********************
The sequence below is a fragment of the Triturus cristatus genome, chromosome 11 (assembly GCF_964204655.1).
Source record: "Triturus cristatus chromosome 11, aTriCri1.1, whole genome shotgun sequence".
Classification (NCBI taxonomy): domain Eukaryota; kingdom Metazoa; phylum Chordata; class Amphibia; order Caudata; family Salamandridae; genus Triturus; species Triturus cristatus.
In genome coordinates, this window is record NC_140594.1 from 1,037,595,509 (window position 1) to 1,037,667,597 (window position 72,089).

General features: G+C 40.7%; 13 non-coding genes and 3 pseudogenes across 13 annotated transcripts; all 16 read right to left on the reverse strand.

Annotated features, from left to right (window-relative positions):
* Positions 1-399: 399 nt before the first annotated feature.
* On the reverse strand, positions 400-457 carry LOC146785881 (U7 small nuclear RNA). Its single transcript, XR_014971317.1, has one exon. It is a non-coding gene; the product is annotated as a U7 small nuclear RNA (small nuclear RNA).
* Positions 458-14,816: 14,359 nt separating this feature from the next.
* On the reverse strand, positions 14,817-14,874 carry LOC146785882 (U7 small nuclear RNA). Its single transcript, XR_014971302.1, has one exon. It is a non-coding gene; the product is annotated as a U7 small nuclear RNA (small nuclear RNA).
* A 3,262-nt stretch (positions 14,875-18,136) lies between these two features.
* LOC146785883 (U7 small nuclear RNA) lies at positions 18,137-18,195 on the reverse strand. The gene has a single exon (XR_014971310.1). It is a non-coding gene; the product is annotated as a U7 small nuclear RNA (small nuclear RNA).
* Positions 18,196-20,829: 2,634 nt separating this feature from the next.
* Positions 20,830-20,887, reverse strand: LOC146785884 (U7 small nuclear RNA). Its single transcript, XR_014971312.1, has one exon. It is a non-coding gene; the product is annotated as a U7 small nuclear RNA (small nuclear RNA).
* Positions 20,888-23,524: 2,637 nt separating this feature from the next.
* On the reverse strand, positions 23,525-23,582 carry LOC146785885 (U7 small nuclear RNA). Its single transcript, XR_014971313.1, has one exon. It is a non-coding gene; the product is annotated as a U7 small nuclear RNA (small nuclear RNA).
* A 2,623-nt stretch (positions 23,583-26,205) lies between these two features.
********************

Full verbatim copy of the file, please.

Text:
The sequence below is a fragment of the Triturus cristatus genome, chromosome 11 (assembly GCF_964204655.1).
Source record: "Triturus cristatus chromosome 11, aTriCri1.1, whole genome shotgun sequence".
Classification (NCBI taxonomy): domain Eukaryota; kingdom Metazoa; phylum Chordata; class Amphibia; order Caudata; family Salamandridae; genus Triturus; species Triturus cristatus.
In genome coordinates, this window is record NC_140594.1 from 1,037,595,509 (window position 1) to 1,037,667,597 (window position 72,089).

General features: G+C 40.7%; 13 non-coding genes and 3 pseudogenes across 13 annotated transcripts; all 16 read right to left on the reverse strand.

Annotated features, from left to right (window-relative positions):
* Positions 1-399: 399 nt before the first annotated feature.
* On the reverse strand, positions 400-457 carry LOC146785881 (U7 small nuclear RNA). Its single transcript, XR_014971317.1, has one exon. It is a non-coding gene; the product is annotated as a U7 small nuclear RNA (small nuclear RNA).
* Positions 458-14,816: 14,359 nt separating this feature from the next.
* On the reverse strand, positions 14,817-14,874 carry LOC146785882 (U7 small nuclear RNA). Its single transcript, XR_014971302.1, has one exon. It is a non-coding gene; the product is annotated as a U7 small nuclear RNA (small nuclear RNA).
* A 3,262-nt stretch (positions 14,875-18,136) lies between these two features.
* LOC146785883 (U7 small nuclear RNA) lies at positions 18,137-18,195 on the reverse strand. The gene has a single exon (XR_014971310.1). It is a non-coding gene; the product is annotated as a U7 small nuclear RNA (small nuclear RNA).
* Positions 18,196-20,829: 2,634 nt separating this feature from the next.
* Positions 20,830-20,887, reverse strand: LOC146785884 (U7 small nuclear RNA). Its single transcript, XR_014971312.1, has one exon. It is a non-coding gene; the product is annotated as a U7 small nuclear RNA (small nuclear RNA).
* Positions 20,888-23,524: 2,637 nt separating this feature from the next.
* On the reverse strand, positions 23,525-23,582 carry LOC146785885 (U7 small nuclear RNA). Its single transcript, XR_014971313.1, has one exon. It is a non-coding gene; the product is annotated as a U7 small nuclear RNA (small nuclear RNA).
* A 2,623-nt stretch (positions 23,583-26,205) lies between these two features.